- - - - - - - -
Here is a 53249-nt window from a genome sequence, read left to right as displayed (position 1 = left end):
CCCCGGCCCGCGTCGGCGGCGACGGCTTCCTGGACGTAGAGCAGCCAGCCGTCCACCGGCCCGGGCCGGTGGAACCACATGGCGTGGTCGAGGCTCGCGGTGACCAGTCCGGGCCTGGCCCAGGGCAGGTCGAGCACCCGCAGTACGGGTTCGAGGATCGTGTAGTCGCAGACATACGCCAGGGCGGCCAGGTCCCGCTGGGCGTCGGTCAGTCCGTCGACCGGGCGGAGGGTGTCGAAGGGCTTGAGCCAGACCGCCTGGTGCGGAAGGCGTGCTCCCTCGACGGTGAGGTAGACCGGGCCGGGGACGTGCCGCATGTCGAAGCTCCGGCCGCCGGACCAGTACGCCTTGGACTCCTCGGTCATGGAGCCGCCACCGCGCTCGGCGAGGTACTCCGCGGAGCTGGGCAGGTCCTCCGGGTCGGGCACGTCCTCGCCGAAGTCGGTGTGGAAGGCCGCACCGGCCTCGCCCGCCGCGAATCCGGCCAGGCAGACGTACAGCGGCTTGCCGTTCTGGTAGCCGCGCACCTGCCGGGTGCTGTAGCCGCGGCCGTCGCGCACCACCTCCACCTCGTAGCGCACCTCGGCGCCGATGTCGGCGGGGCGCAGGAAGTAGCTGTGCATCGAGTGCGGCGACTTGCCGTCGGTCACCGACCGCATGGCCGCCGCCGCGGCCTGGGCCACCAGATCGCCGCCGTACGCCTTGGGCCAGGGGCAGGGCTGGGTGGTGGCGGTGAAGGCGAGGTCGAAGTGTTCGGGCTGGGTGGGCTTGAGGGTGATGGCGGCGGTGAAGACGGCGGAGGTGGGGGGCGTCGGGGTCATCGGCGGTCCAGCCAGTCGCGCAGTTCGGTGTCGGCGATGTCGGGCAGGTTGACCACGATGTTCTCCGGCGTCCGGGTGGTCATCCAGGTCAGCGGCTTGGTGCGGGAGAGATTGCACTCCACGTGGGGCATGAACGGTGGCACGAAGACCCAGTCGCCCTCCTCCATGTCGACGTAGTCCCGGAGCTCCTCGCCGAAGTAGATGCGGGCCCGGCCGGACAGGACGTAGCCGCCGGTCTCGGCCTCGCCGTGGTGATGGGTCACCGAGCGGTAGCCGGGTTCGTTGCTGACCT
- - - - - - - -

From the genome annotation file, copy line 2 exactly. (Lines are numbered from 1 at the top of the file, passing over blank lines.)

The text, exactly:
CCCCGGCCCGCGTCGGCGGCGACGGCTTCCTGGACGTAGAGCAGCCAGCCGTCCACCGGCCCGGGCCGGTGGAACCACATGGCGTGGTCGAGGCTCGCGGTGACCAGTCCGGGCCTGGCCCAGGGCAGGTCGAGCACCCGCAGTACGGGTTCGAGGATCGTGTAGTCGCAGACATACGCCAGGGCGGCCAGGTCCCGCTGGGCGTCGGTCAGTCCGTCGACCGGGCGGAGGGTGTCGAAGGGCTTGAGCCAGACCGCCTGGTGCGGAAGGCGTGCTCCCTCGACGGTGAGGTAGACCGGGCCGGGGACGTGCCGCATGTCGAAGCTCCGGCCGCCGGACCAGTACGCCTTGGACTCCTCGGTCATGGAGCCGCCACCGCGCTCGGCGAGGTACTCCGCGGAGCTGGGCAGGTCCTCCGGGTCGGGCACGTCCTCGCCGAAGTCGGTGTGGAAGGCCGCACCGGCCTCGCCCGCCGCGAATCCGGCCAGGCAGACGTACAGCGGCTTGCCGTTCTGGTAGCCGCGCACCTGCCGGGTGCTGTAGCCGCGGCCGTCGCGCACCACCTCCACCTCGTAGCGCACCTCGGCGCCGATGTCGGCGGGGCGCAGGAAGTAGCTGTGCATCGAGTGCGGCGACTTGCCGTCGGTCACCGACCGCATGGCCGCCGCCGCGGCCTGGGCCACCAGATCGCCGCCGTACGCCTTGGGCCAGGGGCAGGGCTGGGTGGTGGCGGTGAAGGCGAGGTCGAAGTGTTCGGGCTGGGTGGGCTTGAGGGTGATGGCGGCGGTGAAGACGGCGGAGGTGGGGGGCGTCGGGGTCATCGGCGGTCCAGCCAGTCGCGCAGTTCGGTGTCGGCGATGTCGGGCAGGTTGACCACGATGTTCTCCGGCGTCCGGGTGGTCATCCAGGTCAGCGGCTTGGTGCGGGAGAGATTGCACTCCACGTGGGGCATGAACGGTGGCACGAAGACCCAGTCGCCCTCCTCCATGTCGACGTAGTCCCGGAGCTCCTCGCCGAAGTAGATGCGGGCCCGGCCGGACAGGACGTAGCCGCCGGTCTCGGCCTCGCCGTGGTGATGGGTCACCGAGCGGTAGCCGGGTTCGTTGCTGACCT